NOT FOR OFFICIAL PUBLICATION
UNDER ARIZONA RULE OF THE SUPREME COURT 111(c), THIS DECISION IS NOT PRECEDENTIAL AND MAY BE CITED ONLY AS AUTHORIZED BY RULE.
¶1 Appellant challenges the superior court's order for involuntary mental health treatment. For the following reasons, we affirm.
FACTS AND PROCEDURAL HISTORY
¶2 On December 3, 2015, Appellant was found by the Arizona Department of Public Safety ("DPS"), walking by the side of the road in Kingman. Appellant had driven her car until she ran out of gas and claimed she was attempting to escape from her son. DPS reported that she was "in a delusional condition" and transported her to a mental health facility.
¶3 On December 4, 2015, Appellant's treating psychiatrist, Dr. Thomas N. Thomas, filed a petition for court ordered evaluation, citing reasonable cause to believe Appellant was a danger to self and was persistently or acutely disabled. The petition was granted the same day. Following several examinations, Appellant's treating psychiatrist came to believe that she suffered from a psychotic disorder. Specifically, Appellant's psychotic disorder manifested as persistent paranoid delusions related to her adult son. During treatment, Appellant claimed her son attempted to force her to do drugs, be part of his "harem," have sex with strangers for money, and poisoned her with psychiatric medication in her sleep. Appellant thought the television host "Dr. Phil" had the resources to help her, and refused to take other medication because she believed drugs had damaged her brain.
¶4 On December 9, 2015, Dr. Thomas filed a petition for court ordered treatment of Appellant, alleging she was persistently or acutely disabled and a danger to herself. A hearing was held on December 17, 2015, where the court heard testimony from several witnesses. Appellant testified on her own behalf, stating that she was calm and peaceful, had lived independently for 30 years, had never hallucinated, was not suicidal, and was not disabled. Appellant also testified that her son broke into her house, tampered with her safety deposit box and finances, told her she was "in his harem," and attempted to force her to take drugs and have sex for money. Appellant insisted researchers needed to test her brain and that her brain cells were damaged, but had been healed by God. Dr. Laurence Seltzer, a psychiatrist, testified Appellant suffered from a paranoid disorder, refused to take medication, and was disabled, but that antipsychotic medication would likely help Appellant better understand reality and reduce her paranoia.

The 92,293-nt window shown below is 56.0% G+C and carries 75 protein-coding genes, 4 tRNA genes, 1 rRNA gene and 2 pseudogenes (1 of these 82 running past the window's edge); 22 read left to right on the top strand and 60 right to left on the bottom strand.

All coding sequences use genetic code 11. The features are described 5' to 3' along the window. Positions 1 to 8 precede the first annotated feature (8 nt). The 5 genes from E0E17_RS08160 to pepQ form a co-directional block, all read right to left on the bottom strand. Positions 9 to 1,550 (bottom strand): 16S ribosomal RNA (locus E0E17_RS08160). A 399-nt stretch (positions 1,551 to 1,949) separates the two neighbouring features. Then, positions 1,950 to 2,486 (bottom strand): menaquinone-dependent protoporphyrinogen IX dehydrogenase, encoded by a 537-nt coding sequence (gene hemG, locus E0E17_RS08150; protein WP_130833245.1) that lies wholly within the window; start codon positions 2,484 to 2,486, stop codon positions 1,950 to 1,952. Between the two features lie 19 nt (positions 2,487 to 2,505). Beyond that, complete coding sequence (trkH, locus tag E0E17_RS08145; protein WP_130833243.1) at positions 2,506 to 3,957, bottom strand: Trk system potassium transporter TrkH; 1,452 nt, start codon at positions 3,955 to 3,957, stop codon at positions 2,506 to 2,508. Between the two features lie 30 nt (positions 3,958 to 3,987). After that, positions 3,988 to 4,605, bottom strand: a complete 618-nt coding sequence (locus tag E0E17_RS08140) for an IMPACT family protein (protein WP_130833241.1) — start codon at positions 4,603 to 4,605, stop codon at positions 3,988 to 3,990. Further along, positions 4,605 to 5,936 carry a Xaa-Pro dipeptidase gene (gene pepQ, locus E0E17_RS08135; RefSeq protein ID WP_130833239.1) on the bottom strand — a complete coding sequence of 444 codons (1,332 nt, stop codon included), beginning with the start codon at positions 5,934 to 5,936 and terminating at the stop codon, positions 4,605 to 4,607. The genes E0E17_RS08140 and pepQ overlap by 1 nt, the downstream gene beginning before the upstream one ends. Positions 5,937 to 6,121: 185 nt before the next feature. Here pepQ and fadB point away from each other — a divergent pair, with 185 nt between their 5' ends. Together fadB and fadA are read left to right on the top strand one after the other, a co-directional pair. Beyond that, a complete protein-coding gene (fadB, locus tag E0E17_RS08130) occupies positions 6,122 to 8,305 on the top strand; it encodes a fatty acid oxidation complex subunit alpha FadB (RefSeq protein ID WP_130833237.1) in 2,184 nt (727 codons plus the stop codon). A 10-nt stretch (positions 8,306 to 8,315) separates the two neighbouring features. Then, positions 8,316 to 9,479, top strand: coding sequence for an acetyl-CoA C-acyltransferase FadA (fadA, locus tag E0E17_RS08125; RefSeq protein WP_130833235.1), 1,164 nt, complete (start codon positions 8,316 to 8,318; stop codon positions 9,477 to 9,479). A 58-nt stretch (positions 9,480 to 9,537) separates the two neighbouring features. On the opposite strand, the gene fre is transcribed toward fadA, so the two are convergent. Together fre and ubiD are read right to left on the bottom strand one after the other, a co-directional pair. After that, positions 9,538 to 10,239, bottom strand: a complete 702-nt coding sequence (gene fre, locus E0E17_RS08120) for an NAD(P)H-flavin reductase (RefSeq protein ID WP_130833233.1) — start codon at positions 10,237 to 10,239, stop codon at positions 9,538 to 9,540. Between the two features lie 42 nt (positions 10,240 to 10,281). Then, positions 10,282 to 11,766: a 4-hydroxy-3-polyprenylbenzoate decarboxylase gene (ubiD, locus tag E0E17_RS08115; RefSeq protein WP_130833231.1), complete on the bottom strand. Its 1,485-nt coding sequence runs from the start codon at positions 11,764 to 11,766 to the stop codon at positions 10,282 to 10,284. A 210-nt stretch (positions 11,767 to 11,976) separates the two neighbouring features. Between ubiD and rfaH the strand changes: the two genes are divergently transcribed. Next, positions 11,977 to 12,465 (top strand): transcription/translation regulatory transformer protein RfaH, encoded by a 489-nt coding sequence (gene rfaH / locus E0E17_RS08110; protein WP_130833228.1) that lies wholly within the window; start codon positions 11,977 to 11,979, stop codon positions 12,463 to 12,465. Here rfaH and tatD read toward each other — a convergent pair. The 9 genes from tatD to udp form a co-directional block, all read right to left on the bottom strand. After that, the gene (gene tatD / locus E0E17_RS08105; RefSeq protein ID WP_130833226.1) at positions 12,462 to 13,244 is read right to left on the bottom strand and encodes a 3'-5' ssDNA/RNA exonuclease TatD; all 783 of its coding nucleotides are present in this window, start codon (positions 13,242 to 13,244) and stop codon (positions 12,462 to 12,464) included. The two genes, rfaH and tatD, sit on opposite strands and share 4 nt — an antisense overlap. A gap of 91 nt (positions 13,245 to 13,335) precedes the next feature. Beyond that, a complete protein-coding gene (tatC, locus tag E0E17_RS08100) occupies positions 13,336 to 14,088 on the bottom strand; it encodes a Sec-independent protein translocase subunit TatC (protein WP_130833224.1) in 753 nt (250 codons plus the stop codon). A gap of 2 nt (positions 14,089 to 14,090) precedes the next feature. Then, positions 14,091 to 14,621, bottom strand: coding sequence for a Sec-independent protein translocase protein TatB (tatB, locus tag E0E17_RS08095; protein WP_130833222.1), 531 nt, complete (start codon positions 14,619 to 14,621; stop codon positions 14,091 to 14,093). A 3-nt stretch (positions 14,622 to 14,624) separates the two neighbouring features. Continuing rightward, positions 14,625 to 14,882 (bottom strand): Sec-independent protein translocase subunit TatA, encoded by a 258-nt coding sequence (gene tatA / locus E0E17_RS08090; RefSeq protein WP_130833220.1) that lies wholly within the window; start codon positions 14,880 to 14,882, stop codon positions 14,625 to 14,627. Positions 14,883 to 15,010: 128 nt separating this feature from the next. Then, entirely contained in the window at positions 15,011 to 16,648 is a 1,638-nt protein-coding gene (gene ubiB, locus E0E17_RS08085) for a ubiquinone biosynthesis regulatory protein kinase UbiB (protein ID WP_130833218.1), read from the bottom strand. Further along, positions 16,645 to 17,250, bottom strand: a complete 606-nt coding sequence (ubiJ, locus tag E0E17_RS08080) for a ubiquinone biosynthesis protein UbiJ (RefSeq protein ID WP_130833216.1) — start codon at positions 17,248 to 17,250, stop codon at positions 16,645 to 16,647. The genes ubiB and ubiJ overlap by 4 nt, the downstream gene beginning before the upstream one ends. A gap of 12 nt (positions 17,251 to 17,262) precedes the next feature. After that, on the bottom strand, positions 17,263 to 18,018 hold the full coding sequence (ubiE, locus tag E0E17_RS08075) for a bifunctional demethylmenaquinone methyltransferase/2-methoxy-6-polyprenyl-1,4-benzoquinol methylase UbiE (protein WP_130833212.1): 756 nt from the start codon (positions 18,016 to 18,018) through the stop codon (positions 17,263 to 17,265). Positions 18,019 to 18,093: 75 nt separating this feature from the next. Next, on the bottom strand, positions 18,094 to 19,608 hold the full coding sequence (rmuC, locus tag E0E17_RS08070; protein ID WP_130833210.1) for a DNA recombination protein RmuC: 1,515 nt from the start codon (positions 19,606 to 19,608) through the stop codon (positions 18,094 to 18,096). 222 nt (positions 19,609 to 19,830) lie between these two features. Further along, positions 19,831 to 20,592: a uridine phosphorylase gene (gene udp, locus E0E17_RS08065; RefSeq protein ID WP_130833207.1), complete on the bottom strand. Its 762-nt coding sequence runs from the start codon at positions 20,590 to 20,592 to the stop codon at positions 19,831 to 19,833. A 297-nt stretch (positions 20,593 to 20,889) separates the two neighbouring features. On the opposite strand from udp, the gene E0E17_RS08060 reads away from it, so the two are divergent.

¶5 The superior court found by clear and convincing evidence that Appellant had a psychotic disorder, needed treatment, and was unwilling to pursue treatment on her own. Finding that Appellant was both acutely and persistently disabled, and a danger to herself, the court ordered combined in-patient/out-patient treatment not to exceed 365 days. Appellant timely appealed. We have jurisdiction pursuant to Arizona Revised Statutes ("A.R.S.") section 36-546.01 (2017).1
¶6 Appellant argues there is insufficient evidence to find that she has a persistent or acute disability or that she is a danger to herself.
¶7 A court may order involuntary treatment if it finds by clear and convincing evidence that an individual is unwilling or unable to accept voluntary treatment, and, as a result of a mental disorder: 1) is a danger to self, 2) is a danger to others, 3) has a persistent or acute mental disability, or 4) has a grave disability. A.R.S. § 36-540(A) (2017). We will affirm the superior court's order for involuntary treatment if it is supported by substantial evidence. In re Appeal in Pima Cty. Mental Health Serv. Action No. MH-1140-6-93, 176 Ariz. 565, 566 (App. 1993). We view the facts in the light most favorable to sustaining the trial court's judgment and will not set aside the related findings unless they are clearly erroneous. In re Appeal in Maricopa Cty. of Mental Health Case No. MH 94-00592, 182 Ariz. 440, 443 (App. 1995).